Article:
You are currently viewing Sore Throat

Sore throats are par for the course for young children, but a bacterial infection called strep throat could cause serious complications if left untreated.

Johannesburg-based Dr Mary Rouhani, says a sore throat and a strep throat are different. A strep throat is caused by a particularly virulent species of the Streptococcus bacteria. The infection is contracted “about three days after contact” and while most cases are mild, it can develop into a more severe infection. It is most common in children between the ages of five and 15, but anyone can be affected.

Read our article on croup, which is caused by a cold or viral infection.


Someone with a strep throat infection will have a sore throat with the following additional symptoms:

  • a high fever
  • a red tongue and pharynx
  • a whitish coating on the tonsils and at the back of the throat
  • nausea and vomiting, with a poor appetite
  • a headache
  • abdominal pain

However, many of these symptoms are similar to those of other viral infections. “The only distinguishing feature is the presence of tender swollen glands in the neck,” says Dr Rouhani. Other warning signs may include:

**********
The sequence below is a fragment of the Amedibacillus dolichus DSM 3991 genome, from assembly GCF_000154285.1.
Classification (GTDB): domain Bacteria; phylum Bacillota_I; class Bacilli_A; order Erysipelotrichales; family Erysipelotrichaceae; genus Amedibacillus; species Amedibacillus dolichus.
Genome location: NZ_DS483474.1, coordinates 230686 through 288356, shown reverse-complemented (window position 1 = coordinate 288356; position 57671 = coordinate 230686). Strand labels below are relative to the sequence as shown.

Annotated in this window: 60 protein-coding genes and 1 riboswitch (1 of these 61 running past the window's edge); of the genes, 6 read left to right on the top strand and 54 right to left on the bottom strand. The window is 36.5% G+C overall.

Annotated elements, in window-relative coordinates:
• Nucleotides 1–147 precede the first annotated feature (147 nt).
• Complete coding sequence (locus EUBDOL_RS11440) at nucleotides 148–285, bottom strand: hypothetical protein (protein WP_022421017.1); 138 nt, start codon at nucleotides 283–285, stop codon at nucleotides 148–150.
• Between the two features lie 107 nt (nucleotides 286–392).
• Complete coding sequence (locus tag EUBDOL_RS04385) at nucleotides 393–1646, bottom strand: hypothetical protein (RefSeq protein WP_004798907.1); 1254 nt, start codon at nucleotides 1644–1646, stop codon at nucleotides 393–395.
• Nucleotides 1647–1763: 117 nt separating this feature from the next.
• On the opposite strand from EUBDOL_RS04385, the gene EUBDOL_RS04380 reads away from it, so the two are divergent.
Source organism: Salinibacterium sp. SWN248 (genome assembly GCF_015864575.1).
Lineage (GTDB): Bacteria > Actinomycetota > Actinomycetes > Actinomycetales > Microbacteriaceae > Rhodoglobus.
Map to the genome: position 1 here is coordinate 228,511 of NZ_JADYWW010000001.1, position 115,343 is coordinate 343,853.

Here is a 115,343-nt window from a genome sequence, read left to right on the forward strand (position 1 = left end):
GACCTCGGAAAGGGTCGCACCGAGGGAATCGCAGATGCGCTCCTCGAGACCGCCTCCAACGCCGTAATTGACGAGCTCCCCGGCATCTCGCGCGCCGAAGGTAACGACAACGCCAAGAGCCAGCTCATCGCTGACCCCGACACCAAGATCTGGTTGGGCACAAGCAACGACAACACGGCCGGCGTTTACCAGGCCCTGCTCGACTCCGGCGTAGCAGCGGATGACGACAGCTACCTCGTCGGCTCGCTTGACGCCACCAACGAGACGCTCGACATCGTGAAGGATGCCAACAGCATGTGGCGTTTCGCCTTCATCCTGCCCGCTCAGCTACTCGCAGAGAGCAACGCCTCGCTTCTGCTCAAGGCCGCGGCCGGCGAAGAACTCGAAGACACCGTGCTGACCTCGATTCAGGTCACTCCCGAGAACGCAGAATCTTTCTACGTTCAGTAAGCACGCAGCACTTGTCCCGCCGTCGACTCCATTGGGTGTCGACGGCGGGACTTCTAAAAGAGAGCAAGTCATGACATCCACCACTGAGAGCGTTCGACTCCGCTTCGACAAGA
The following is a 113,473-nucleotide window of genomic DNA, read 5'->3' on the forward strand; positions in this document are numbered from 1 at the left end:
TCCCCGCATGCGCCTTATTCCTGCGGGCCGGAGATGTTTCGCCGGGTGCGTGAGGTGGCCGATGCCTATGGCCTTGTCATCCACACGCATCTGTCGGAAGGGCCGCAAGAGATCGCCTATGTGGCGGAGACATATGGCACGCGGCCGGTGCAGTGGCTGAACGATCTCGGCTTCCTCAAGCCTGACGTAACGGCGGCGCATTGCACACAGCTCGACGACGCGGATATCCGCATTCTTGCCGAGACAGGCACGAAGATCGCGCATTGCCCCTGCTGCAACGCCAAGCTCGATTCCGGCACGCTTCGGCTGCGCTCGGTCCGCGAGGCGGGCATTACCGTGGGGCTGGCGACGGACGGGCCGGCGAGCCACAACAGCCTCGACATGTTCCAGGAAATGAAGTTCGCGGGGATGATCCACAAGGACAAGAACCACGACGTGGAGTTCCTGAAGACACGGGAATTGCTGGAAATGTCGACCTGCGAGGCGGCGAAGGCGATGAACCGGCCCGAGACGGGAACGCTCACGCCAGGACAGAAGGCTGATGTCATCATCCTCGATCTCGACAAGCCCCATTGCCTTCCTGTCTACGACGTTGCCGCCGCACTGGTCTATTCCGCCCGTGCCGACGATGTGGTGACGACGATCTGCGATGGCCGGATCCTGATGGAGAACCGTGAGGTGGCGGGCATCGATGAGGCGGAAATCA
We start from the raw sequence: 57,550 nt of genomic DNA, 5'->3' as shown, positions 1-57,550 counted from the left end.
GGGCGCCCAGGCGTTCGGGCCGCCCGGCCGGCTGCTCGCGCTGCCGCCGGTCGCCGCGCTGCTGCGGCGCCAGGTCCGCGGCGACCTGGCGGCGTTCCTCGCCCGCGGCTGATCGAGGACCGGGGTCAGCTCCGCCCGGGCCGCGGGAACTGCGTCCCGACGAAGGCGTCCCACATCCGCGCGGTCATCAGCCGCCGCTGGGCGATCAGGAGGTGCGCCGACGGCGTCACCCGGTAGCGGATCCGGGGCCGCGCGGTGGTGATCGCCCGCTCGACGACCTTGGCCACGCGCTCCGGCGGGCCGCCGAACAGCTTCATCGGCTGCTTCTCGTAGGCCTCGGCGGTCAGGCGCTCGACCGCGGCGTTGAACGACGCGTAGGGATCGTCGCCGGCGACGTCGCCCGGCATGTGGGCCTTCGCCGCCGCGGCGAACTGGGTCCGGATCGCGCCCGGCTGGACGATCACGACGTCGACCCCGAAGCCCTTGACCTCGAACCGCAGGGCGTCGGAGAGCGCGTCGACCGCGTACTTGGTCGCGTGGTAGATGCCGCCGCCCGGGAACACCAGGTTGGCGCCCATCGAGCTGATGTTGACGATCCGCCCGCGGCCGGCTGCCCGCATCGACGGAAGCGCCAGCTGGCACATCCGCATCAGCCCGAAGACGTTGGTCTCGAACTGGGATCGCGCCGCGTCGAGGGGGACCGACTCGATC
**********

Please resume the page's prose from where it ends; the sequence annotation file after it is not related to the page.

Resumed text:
• a fine rash
  • a diffuse pink-red flush on the skin that pales on pressure and is absent around the mouth
  • fine red spots on the palate

risk factors

Dr Rouhani says the following people are at risk of developing more severe strep throat infections:

  • children with chickenpox
  • anyone with a suppressed immune system
  • anyone taking steroid treatment or undergoing chemotherapy
  • diabetics

Read more about treating winter’s colds and flu.


If you think that you or your child has strep throat, visit your doctor for a throat swab to diagnose the infection. If it is strep throat, and if the infection is severe enough, you should take “the appropriate antibiotic in the correct dosage,” says Dr Rouhani. This will usually follow a 10-day course. Keep your child home from daycare or school until they have been on antibiotics for at least a day.

While this infection will often clear up on its own within a few days, the antibiotics will shorten the period of contagion and reduce the risk of the infection spreading to other parts of the body. Rouhani also suggests taking supportive treatments, such as painkillers, while avoiding irritants like hot drinks. Also, get your child a new toothbrush as it may include bacteria that could cause a re-infection once the antibiotics are finished.


If a severe case of strep throat is left untreated, complications such as rheumatic fever, valvular heart disease and inflammation of the kidneys may develop. “It is very important for strep throat to be diagnosed and treated correctly,” advises Dr Rouhani.

Tamlyn Vincent